29. Food Pyramids • Each trophic level is represented by a horizontal bar • The width of the bar represents • The number of organisms • The amount of biomass • The amount of energy • The base of the pyramid represents the producer • The second level is the primary consumer, etc

  30. Pyramids of number • This represents the relative number of each type of organism at each trophic level. • Draw a pyramid of number for each of the three food chains below: Grass  antelope  lion Oak tree  caterpillar  blue tits  owl  fleas Rose bush  aphid  ladybird  blackbird

  31. Pyramids of Biomass • This represents the amount of living material (biomass) at each level. • Draw a pyramid of biomass for each of the three food chains below: Grass  antelope  lion Oak tree  caterpillar  blue tits  owl  fleas Rose bush  aphid  ladybird  blackbird

  32. Pyramid of Energy • Represents the amount of energy available at each level in the food chain. • Energy is measured over a period of time. • Draw a pyramid of energy for each of the three food chains below: Grass  antelope  lion Oak tree  caterpillar  blue tits  owl  fleas Rose bush  aphid  ladybird  blackbird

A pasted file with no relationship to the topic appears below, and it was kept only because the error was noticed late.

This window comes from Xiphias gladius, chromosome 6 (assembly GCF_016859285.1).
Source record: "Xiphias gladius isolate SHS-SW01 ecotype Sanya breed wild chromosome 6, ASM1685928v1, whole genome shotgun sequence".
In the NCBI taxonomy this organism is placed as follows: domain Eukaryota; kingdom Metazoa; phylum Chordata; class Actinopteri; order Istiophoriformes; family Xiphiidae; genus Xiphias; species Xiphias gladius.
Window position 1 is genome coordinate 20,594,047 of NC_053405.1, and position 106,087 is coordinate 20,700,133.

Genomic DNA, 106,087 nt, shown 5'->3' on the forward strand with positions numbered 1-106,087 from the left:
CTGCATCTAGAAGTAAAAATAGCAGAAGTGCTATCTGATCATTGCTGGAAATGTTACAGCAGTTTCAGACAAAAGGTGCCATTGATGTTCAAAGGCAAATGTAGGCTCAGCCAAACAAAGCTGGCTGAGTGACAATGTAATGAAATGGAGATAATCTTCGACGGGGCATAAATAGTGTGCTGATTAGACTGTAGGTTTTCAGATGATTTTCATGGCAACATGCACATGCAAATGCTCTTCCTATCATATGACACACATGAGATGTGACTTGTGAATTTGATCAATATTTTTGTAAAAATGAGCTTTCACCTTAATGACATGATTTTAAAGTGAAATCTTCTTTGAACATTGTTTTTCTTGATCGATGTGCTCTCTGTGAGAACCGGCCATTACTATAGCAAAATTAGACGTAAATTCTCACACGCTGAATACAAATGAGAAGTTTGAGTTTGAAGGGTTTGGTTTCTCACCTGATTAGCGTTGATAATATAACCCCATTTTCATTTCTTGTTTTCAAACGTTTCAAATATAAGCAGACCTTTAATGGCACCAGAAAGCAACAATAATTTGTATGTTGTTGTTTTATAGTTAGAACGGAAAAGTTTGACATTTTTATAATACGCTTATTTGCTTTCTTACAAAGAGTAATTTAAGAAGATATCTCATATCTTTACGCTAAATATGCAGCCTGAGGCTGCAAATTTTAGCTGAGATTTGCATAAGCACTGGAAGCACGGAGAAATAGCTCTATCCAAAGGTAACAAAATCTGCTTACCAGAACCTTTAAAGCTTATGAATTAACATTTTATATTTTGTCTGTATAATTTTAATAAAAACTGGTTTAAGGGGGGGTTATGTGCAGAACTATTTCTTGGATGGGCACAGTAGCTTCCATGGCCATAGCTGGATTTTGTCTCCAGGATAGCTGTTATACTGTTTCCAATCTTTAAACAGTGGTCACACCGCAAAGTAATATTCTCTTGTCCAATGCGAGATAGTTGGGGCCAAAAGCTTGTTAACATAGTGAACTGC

33. Practice Questions on Pyramids • Collect • a question sheet • A sheet of A4 paper • Graph paper

  34. Food Chains and energy • Short food chains are more efficient than long food chains at supplying energy to the top consumer. (Units of energy) Maize  cow  human 100 10 1 Maize  human 100 10

  35. Food Chains and energy • Ten times more energy is available to humans in the second food chain. • Farmers try to maximise meat production by • Restricting animal movement • Keeping animals warm • This means less energy is wasted by the animals.

  36. Nutrient Cycling

  37. Learning outcomes • know that materials decay because they are broken down by bacteria and fungi which use these digested materials for growth and other life processes so continually recycling materials. In a stable community, the processes which remove materials are balanced by processes which return materials. • know that when plants and animals die, microbes feed on their bodies bringing about decay. These microbes respire and release carbon dioxide into the atmosphere.

  38. Nutrient Cycling • Living things remove materials from the environment for growth and other processes. • These materials are returned to the environment in waste materials or when living things die and decay. • We say that they are recycled. • This decay is caused by organisms: • Detritivores e.g. worms • Decomposers e.g. bacteria and fungi